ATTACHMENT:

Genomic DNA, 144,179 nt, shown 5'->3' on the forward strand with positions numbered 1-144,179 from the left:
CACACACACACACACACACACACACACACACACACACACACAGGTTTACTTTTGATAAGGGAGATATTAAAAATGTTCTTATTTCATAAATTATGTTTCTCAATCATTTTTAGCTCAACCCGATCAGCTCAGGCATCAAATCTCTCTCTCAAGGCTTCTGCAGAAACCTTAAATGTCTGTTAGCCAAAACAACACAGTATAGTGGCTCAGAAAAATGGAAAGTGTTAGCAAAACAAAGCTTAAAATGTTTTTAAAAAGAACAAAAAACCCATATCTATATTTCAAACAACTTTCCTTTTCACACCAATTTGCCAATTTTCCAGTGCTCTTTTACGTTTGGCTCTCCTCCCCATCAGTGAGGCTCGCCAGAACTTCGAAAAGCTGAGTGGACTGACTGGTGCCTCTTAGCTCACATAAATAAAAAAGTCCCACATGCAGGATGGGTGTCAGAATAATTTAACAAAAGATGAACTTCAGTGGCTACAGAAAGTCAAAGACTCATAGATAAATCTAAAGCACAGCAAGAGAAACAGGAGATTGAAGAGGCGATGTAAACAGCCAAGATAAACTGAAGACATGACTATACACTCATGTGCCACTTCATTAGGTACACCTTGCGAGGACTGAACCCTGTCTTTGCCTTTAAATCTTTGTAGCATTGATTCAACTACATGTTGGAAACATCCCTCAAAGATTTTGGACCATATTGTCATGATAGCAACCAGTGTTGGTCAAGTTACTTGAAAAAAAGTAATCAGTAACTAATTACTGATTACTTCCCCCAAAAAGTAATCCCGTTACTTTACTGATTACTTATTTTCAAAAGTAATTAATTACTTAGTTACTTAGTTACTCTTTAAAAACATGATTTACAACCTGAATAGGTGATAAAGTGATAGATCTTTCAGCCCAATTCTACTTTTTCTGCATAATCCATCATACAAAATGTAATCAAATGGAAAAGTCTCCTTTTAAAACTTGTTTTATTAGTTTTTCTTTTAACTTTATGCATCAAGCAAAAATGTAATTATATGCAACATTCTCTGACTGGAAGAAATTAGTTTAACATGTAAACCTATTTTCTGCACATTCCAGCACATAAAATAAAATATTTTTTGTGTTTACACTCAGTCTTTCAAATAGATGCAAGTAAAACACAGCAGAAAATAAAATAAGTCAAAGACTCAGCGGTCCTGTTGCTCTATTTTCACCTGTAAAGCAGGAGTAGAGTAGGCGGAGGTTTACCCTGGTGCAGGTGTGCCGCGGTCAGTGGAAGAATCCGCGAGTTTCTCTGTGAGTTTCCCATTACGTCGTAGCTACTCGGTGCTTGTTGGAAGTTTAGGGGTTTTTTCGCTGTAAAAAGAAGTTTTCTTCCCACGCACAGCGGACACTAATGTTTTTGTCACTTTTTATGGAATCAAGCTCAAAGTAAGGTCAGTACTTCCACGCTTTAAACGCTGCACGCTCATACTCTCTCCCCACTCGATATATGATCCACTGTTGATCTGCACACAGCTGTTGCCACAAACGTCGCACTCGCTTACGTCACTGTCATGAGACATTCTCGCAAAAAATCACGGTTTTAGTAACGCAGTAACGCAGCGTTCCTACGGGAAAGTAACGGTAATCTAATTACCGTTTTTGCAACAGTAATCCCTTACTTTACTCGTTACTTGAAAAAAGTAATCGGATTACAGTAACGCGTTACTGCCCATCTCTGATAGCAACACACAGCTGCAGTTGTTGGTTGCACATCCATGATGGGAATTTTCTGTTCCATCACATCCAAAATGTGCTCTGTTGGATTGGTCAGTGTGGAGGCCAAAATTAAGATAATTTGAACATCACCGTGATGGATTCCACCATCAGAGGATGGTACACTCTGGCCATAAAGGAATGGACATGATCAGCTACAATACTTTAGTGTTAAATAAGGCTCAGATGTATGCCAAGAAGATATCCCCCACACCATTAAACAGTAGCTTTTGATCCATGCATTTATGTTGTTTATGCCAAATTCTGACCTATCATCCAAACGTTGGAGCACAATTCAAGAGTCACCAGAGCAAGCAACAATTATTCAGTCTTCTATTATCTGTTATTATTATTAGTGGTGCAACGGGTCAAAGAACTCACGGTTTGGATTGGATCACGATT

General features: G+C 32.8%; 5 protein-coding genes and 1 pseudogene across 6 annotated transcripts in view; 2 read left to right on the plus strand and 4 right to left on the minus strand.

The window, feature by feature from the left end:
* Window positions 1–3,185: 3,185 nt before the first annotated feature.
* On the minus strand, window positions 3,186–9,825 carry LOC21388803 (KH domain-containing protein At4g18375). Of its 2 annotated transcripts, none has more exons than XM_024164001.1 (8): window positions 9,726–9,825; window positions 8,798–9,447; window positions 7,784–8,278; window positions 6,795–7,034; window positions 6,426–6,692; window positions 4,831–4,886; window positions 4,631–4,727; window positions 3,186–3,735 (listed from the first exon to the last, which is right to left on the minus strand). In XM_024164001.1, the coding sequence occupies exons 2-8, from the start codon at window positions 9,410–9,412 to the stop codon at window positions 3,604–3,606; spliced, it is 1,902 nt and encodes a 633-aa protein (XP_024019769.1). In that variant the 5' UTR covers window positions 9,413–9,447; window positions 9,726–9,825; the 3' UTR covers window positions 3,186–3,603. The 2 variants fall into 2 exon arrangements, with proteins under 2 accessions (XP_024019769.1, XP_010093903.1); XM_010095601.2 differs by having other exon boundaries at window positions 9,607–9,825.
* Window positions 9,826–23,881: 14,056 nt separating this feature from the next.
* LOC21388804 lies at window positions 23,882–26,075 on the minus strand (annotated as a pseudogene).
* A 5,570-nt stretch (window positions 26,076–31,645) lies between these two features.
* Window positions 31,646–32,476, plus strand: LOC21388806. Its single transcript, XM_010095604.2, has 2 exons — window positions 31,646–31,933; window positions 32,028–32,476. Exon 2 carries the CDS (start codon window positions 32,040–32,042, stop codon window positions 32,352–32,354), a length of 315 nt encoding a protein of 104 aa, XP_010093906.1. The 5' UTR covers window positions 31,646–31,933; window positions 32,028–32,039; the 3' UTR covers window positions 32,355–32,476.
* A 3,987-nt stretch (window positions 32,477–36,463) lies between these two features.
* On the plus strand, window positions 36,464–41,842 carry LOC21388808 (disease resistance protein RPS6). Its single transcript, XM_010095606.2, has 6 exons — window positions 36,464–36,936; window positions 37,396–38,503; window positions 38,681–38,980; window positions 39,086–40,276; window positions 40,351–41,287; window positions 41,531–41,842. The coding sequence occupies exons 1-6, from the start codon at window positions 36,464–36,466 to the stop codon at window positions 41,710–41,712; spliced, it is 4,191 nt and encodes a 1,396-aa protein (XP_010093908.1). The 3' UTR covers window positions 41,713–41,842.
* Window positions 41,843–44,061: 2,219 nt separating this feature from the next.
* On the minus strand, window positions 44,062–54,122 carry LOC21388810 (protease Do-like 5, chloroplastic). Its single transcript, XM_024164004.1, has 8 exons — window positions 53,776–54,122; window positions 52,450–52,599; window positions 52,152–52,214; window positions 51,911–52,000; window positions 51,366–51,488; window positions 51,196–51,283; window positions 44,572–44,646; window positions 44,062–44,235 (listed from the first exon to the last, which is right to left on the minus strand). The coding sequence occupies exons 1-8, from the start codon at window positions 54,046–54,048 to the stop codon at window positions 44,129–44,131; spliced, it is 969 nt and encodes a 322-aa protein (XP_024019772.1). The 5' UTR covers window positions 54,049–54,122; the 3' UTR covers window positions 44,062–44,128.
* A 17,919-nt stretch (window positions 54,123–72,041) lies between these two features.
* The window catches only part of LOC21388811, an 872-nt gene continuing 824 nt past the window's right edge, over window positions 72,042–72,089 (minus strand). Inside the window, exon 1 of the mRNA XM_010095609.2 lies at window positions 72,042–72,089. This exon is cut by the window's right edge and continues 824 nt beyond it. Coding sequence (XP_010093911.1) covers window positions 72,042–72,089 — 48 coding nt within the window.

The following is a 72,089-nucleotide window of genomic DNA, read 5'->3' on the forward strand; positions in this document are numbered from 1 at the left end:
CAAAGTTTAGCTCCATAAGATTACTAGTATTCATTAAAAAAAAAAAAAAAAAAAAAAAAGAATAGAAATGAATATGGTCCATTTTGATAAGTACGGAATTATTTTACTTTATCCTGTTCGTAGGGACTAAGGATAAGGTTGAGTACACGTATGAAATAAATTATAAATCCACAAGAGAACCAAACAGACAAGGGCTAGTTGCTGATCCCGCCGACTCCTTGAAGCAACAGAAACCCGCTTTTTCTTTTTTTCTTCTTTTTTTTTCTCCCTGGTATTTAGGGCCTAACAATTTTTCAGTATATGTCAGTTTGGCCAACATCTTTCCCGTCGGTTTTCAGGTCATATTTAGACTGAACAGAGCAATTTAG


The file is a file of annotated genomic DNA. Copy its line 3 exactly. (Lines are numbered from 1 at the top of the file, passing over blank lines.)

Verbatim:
General features: G+C 32.8%; 5 protein-coding genes and 1 pseudogene across 6 annotated transcripts in view; 2 read left to right on the plus strand and 4 right to left on the minus strand.